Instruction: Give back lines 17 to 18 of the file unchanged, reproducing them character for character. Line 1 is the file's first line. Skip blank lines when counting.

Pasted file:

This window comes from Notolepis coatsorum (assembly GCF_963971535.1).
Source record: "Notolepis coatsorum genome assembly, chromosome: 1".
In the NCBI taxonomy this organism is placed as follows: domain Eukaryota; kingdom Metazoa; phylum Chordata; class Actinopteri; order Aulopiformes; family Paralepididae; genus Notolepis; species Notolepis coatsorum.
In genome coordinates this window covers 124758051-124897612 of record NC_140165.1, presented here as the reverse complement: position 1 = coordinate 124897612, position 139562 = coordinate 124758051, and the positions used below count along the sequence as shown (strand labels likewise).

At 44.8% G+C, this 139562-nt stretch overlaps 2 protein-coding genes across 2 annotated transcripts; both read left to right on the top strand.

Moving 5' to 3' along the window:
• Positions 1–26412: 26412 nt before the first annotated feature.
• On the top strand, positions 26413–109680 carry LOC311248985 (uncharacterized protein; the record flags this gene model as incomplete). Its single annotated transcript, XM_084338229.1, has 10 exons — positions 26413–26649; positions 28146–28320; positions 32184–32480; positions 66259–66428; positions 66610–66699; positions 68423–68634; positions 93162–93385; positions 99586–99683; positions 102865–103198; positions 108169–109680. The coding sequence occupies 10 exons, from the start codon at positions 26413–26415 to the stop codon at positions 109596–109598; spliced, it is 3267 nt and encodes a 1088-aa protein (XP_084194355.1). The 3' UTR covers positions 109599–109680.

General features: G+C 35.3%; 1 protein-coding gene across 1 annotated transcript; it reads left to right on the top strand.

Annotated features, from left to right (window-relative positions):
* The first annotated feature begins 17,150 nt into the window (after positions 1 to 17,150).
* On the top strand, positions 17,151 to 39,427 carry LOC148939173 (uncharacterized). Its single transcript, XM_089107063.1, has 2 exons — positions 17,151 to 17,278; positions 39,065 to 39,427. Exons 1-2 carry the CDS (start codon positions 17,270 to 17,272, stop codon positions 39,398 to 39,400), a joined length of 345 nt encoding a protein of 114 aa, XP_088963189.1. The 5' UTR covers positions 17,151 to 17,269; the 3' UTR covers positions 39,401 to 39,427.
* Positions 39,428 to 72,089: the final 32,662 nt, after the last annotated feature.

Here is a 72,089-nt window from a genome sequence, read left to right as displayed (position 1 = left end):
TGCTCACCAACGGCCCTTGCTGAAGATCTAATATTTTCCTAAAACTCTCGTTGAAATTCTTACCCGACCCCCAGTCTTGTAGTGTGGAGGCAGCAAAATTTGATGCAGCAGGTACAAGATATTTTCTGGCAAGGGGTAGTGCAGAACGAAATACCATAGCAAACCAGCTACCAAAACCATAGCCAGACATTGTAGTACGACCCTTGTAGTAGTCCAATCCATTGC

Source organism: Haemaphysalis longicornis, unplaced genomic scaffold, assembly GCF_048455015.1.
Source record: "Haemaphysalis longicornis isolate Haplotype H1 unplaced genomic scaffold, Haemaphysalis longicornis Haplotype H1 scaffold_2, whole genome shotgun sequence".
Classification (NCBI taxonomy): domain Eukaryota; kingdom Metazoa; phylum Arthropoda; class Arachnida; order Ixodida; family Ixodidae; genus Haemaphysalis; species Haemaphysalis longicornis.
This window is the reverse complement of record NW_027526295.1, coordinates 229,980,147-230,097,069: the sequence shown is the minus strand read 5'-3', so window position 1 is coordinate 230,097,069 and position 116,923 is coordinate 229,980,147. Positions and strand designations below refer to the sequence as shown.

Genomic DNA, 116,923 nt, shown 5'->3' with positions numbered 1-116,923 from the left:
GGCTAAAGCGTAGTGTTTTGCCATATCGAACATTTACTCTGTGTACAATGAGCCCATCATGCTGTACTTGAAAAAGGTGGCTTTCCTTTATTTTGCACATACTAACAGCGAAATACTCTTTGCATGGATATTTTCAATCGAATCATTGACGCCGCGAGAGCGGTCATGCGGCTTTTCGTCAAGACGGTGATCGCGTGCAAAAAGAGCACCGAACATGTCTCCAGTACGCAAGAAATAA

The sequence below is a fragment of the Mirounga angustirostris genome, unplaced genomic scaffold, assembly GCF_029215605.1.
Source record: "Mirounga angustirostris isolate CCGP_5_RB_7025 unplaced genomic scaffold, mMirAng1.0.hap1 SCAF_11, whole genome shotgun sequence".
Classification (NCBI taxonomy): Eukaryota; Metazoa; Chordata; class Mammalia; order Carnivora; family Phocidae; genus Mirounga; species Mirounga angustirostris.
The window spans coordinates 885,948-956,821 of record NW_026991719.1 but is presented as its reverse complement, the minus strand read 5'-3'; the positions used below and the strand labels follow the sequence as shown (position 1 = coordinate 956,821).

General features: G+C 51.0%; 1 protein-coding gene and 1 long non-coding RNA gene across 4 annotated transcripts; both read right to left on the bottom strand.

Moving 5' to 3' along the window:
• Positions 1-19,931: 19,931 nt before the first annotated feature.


Source record: "Haemaphysalis longicornis isolate Haplotype H1 unplaced genomic scaffold, Haemaphysalis longicornis Haplotype H1 scaffold_2, whole genome shotgun sequence".
Classification (NCBI taxonomy): domain Eukaryota; kingdom Metazoa; phylum Arthropoda; class Arachnida; order Ixodida; family Ixodidae; genus Haemaphysalis; species Haemaphysalis longicornis.